Water Heater Maintenance
Getting caught up on fall plumbing chores? Add water heater maintenance to the list! Regular upkeep will help your heater perform better and last longer. That’s why we’ve put together some hot water heater maintenance tips for homeowners. Some of these are simple DIY tasks, while others are a bit more complex. If you decide to tackle these maintenance chores on your own, proceed with caution. Remember that you’re dealing with very hot water.
Water Heater Maintenance Tips
To help enhance your hot water heater’s performance and heating efficiency, follow these water heater maintenance tips:
- Drain your water heater at least once a year to remove sediment and prevent rust (twice a year if you have hard water). First, shut off the power and water supply valve. Then, carefully drain the tank by connecting a hose to the drain valve and running it to a 5-gallon bucket or nearby floor drain. Open the cold-water valve briefly to stir up sediment at the bottom of the tank. Drain and repeat until clean water comes out of the hose.
- Adjust the temperature. Remove the cover from the temperature dial and lower it to 120°F using a flathead screwdriver. This will save energy and help keep your utility bill down.
- Insulate the pipes. Cover the hot-water and cold-water pipes as far as you can reach with 3/8-inch self-stick foam pipe insulation. This will help prevent condensation in the summer and freezing in the winter.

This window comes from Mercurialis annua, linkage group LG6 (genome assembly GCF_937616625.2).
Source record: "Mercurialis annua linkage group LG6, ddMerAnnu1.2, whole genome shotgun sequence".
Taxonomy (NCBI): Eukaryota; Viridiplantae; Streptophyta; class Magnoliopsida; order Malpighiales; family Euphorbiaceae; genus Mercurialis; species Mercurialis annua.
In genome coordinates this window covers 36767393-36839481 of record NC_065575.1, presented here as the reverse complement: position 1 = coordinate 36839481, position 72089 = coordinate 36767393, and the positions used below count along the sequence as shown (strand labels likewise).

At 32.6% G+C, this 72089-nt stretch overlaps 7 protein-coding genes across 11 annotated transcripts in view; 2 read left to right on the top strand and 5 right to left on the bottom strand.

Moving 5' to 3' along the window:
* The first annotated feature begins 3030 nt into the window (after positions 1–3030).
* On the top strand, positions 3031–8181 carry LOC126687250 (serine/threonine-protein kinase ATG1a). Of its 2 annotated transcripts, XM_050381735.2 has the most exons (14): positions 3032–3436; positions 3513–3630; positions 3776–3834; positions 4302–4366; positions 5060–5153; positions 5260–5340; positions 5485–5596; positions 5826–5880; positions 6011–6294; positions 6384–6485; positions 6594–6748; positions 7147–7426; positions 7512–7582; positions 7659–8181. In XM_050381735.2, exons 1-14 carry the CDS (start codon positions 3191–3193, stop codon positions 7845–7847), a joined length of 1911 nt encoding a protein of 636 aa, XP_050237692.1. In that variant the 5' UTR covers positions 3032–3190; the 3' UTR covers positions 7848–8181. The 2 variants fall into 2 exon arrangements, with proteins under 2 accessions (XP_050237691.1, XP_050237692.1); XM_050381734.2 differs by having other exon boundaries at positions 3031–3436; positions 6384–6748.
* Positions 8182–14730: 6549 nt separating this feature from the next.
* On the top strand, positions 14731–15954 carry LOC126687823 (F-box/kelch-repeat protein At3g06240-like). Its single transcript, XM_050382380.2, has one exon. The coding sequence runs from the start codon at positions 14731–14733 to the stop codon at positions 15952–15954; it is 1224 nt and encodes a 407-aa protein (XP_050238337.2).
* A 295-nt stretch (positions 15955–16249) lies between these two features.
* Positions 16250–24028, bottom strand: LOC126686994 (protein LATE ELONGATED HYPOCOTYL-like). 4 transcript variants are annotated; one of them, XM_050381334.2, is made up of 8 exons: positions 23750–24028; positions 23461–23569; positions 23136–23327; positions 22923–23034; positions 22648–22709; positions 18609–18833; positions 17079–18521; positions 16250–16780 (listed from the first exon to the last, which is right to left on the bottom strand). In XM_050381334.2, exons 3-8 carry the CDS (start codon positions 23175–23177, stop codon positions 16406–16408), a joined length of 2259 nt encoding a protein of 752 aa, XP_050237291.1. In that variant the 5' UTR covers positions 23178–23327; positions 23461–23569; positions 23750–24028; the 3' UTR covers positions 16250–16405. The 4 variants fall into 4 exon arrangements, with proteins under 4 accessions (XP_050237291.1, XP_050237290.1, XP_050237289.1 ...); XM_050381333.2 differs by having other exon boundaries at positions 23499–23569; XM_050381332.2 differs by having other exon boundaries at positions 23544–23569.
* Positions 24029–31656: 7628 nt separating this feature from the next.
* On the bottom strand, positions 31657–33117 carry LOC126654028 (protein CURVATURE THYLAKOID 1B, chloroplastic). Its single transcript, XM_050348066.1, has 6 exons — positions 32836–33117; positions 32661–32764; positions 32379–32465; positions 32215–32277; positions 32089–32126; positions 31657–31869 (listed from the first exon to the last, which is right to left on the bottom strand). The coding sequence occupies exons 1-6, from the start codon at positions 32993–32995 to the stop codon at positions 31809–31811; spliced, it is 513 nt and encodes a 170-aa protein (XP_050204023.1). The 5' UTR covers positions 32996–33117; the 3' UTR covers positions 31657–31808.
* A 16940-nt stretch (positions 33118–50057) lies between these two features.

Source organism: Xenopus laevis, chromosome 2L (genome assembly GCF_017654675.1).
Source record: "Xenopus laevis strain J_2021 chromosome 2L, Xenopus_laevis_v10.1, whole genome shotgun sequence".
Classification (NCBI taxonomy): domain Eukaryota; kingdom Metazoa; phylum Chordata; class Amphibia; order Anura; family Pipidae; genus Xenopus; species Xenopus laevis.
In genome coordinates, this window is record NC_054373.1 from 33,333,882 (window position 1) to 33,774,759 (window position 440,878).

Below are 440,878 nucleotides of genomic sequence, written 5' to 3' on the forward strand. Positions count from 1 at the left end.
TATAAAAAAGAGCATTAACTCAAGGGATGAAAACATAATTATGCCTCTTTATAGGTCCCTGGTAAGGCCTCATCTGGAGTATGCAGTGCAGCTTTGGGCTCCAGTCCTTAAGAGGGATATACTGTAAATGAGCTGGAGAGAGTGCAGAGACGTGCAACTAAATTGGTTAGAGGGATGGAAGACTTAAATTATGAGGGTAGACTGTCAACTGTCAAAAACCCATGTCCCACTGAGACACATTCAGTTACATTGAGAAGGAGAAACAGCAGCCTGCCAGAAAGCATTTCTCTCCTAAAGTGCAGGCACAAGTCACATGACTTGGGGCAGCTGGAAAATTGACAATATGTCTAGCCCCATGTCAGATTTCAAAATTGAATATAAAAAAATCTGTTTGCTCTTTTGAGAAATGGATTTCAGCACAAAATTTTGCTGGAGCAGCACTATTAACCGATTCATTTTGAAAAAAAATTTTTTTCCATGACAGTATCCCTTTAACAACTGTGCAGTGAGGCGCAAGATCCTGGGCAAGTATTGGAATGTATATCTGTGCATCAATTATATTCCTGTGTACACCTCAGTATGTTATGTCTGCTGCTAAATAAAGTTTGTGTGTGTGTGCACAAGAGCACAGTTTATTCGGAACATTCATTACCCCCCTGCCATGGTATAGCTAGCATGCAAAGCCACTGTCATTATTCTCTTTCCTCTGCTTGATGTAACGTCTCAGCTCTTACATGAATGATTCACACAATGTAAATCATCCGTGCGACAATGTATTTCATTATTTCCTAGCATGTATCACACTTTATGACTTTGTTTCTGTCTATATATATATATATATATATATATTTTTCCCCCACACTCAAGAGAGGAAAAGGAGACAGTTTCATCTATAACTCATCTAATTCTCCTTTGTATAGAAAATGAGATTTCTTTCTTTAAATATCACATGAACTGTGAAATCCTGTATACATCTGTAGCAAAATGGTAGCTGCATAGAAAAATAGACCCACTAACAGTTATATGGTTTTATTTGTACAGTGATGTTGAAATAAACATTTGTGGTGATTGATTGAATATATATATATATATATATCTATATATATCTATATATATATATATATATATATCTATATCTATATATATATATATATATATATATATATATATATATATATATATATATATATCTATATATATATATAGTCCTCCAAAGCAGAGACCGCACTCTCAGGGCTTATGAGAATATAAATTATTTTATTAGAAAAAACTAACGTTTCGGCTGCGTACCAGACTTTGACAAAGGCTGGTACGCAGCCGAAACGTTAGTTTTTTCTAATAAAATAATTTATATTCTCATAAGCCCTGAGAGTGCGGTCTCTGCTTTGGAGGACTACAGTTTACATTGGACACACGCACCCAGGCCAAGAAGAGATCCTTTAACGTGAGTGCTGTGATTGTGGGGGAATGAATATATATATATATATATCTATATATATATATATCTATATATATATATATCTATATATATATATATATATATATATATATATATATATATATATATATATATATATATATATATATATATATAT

- Insulate the water heater. Cover the heater with foil-covered bubble wrap cut to fit around the pipes, TPR valve, and temperature dial. Seal the cuts with foil tape. **If you have an oil or gas heater, do not cover the top.**
- Test the temperature-pressure-release (TPR) valve. Make sure the power and cold-water supply valve are shut off. Place a bucket under the pipe connected to the TPR valve. Lift the valve’s tab to let some water out, then let go. If water keeps flowing, the TPR valve needs to be replaced.
- Check the anode rod. Drain a few gallons of water from the tank. Fit a 1 1/16-inch socket onto the rod’s hex head on top of the heater (or under its top plate) and unscrew the rod. If it’s less than 1/2-inch thick or coated with calcium, it needs to be replaced. Watch this video on how to change the anode rod. Or, contact an experienced plumber for help.
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